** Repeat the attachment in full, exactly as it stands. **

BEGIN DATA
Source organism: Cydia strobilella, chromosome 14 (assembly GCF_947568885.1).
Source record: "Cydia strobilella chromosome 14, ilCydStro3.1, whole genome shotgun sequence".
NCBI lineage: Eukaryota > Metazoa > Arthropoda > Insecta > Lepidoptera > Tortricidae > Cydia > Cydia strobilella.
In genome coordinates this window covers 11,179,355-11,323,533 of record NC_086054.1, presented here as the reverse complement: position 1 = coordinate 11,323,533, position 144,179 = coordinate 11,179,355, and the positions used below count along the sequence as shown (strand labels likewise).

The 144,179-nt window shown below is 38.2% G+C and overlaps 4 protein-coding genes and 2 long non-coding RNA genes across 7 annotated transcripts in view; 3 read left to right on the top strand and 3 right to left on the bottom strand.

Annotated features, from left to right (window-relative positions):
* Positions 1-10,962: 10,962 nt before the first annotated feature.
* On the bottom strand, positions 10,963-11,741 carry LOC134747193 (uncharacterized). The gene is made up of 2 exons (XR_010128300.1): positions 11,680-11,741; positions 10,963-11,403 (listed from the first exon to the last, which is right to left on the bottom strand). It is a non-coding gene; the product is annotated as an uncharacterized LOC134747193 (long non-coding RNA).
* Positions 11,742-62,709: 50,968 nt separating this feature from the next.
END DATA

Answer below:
Source organism: Cydia strobilella, chromosome 14 (assembly GCF_947568885.1).
Source record: "Cydia strobilella chromosome 14, ilCydStro3.1, whole genome shotgun sequence".
NCBI lineage: Eukaryota > Metazoa > Arthropoda > Insecta > Lepidoptera > Tortricidae > Cydia > Cydia strobilella.
In genome coordinates this window covers 11,179,355-11,323,533 of record NC_086054.1, presented here as the reverse complement: position 1 = coordinate 11,323,533, position 144,179 = coordinate 11,179,355, and the positions used below count along the sequence as shown (strand labels likewise).

The 144,179-nt window shown below is 38.2% G+C and overlaps 4 protein-coding genes and 2 long non-coding RNA genes across 7 annotated transcripts in view; 3 read left to right on the top strand and 3 right to left on the bottom strand.

Annotated features, from left to right (window-relative positions):
* Positions 1-10,962: 10,962 nt before the first annotated feature.
* On the bottom strand, positions 10,963-11,741 carry LOC134747193 (uncharacterized). The gene is made up of 2 exons (XR_010128300.1): positions 11,680-11,741; positions 10,963-11,403 (listed from the first exon to the last, which is right to left on the bottom strand). It is a non-coding gene; the product is annotated as an uncharacterized LOC134747193 (long non-coding RNA).
* Positions 11,742-62,709: 50,968 nt separating this feature from the next.